One Stop has tons of paper / pdf forms that need automation. Most of them include sensitive information. After a pretty detailed analysis Academic Support Resources determined that the type of software we needed to solve the "forms" quandary was generically called "workflow" software— automating the form is fairly trivial, but routing the data and doing the work was difficult to solve securely. The Graduate School and Disability Services, with a SPIF grant, had purchased a tool called "Workflow Gen", and after comparing it with some business criteria, we determined it was worth giving it a try, so we've been piloting it this year. It is not an "Enterprise" tool at this time, so each unit that participates is sharing the costs.
WorkflowGen provides a web-based process management interface that plugs into a .net form. You have to build the .net form in Visual Studio, so hold your nose if you're a MS hater. MS antipathy aside, we have found that the tool is pretty efficient and opens the door to real service and process improvement.
- Form authentication is via the CAH hub.
- We are pre-populating the forms with appropriate data from the DW, providing students the opportunity to vett their PeopleSoft information, and linking to the "personal information" application if they see something out of date.
- We can pull in data from the DW that is not visible on the form, and use that for routing logic.
- Someone with a "business analyst" skill-set can plot out the routing of a form with conditional logic and notifications via a point and click interface.
- Someone with a "junior-developer" skill-set can build the form in .net and template the email responses.
There is a collaborative consortium / user group on campus funding and using this tool, but based on our brief pilot experience, we are advocating for this tool, or some sort of generic workflow tool like it, to be adopted as a common good for the enterprise.
If you want to find out more about the tool, send an email to our User Group listserve: [log in to unmask]. We have tons of documentation if you want to hear more.
Sorry I missed the meeting. Sounds very interesting!
information architect / web project manager
Academic Support Resources
University of Minnesota - Twin Cities[log in to unmask]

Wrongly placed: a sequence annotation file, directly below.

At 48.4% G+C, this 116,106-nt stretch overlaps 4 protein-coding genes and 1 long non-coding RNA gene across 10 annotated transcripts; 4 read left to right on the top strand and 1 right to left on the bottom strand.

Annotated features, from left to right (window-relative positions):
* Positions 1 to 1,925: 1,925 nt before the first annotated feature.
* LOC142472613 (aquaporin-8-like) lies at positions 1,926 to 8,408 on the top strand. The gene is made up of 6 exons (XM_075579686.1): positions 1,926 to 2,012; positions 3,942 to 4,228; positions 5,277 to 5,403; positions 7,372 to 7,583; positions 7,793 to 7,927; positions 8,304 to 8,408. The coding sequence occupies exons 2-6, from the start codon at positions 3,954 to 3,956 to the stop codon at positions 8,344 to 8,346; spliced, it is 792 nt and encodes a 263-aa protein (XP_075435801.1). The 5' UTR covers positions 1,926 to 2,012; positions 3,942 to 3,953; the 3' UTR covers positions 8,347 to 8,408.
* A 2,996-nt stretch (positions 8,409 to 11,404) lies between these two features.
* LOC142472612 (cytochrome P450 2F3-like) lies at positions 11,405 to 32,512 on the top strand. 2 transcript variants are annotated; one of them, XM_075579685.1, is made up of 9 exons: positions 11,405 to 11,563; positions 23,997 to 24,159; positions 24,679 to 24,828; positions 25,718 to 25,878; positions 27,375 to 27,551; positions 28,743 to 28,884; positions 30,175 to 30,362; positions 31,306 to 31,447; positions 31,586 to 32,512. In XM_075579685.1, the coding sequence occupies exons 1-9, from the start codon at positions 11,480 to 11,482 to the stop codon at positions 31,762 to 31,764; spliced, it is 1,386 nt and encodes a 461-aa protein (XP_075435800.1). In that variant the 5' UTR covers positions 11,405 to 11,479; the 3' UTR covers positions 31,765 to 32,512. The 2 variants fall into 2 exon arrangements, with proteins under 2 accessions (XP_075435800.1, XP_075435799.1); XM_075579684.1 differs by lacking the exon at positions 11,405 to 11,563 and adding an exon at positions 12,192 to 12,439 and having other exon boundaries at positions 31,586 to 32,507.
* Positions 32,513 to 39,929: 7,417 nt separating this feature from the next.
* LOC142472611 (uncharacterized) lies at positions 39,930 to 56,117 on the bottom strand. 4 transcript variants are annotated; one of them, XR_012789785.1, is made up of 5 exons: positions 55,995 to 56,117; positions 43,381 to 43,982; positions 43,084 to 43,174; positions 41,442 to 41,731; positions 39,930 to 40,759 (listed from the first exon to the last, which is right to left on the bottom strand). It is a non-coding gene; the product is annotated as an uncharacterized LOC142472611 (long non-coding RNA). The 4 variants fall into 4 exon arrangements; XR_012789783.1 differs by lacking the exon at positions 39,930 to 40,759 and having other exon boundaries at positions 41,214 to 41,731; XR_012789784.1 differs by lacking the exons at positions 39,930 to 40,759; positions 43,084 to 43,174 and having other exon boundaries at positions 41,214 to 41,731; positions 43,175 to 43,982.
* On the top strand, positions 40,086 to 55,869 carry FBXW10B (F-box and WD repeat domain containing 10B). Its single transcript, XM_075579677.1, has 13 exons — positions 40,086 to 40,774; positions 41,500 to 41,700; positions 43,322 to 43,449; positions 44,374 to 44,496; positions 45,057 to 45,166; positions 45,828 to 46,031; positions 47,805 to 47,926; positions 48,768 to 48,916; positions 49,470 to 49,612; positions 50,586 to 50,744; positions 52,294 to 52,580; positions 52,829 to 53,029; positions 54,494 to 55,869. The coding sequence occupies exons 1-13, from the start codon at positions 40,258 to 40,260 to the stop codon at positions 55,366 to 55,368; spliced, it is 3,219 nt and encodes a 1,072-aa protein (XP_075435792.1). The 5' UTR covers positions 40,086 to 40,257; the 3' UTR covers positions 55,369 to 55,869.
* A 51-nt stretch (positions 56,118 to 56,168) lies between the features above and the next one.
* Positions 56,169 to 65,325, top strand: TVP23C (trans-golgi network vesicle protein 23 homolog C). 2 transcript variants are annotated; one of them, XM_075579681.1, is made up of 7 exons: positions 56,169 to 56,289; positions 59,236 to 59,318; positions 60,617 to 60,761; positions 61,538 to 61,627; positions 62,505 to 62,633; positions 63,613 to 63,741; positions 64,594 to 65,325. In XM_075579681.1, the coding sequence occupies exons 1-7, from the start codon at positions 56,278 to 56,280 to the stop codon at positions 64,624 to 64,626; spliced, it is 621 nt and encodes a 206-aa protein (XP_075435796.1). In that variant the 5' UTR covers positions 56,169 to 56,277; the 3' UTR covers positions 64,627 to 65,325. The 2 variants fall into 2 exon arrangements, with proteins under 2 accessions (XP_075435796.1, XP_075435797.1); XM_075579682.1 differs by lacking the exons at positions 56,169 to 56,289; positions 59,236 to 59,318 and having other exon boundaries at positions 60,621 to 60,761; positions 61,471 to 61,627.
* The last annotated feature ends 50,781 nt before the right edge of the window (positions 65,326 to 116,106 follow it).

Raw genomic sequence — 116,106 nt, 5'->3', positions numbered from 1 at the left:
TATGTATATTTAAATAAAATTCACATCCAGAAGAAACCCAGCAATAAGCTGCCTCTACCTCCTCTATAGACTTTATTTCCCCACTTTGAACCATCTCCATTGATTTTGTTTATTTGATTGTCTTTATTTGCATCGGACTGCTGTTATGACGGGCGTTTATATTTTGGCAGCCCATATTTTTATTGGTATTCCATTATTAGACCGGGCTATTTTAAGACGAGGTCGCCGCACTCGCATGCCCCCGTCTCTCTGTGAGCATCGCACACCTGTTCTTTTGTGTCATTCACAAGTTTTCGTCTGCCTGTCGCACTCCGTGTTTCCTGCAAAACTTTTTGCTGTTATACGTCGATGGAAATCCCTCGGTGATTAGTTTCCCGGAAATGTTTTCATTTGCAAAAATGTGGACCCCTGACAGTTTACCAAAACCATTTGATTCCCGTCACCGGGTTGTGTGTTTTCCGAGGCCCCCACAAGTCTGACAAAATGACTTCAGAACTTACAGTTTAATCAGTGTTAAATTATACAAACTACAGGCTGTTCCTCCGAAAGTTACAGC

On Fri, Jan 22, 2010 at 7:26 AM, Peter Wiringa <[log in to unmask]>
Here are a few notes from my end and some questions for the group.
It sounded liked there was interest in a central repository of form information and including some basic form styles and elements in the templates would be useful. A general feedback form seems like a good starting point. What other types of form or multi-element form parts (i.e. EFS) might be good to include and would serve a broad audience?
For those of you using a tool to help generate forms and client-side or server-side validation, what tools are you using? Web Form Factory may be generating again and provides a solid start for simple forms, as a I recall (PHP only).
On utilizing central authentication and LDAP to improve the UX of form by pre-populating info, it doesn't seem like we landed on anything with regard to security considerations. If someone is signed in, and would be forced to sign in if they weren't, what are the issues with pre-populating fields using information about the user that's publicly available in LDAP? Here's an example of what might be returned.
Anyone from OIT Security on the list who can shed some light on this?
As Chris suggested, you could attempt to pre-populate fields for logged in users, but not requiring people to login. Switch to HTTPS, get their cookieauth cookie, run it up against the central auth hub to get their Internet ID, and then query that. Are there different security implications for pre-populating fields in this case?
Of course, directory-suppressed students won't be found in public searches of LDAP.
Central auth info
Accessible anti-spam techniques
Good read on validation
University of Minnesota
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"I gotta hold on to my angst. I preserve it because I need it. It keeps me sharp, on the edge, where I gotta be." - V. Hanna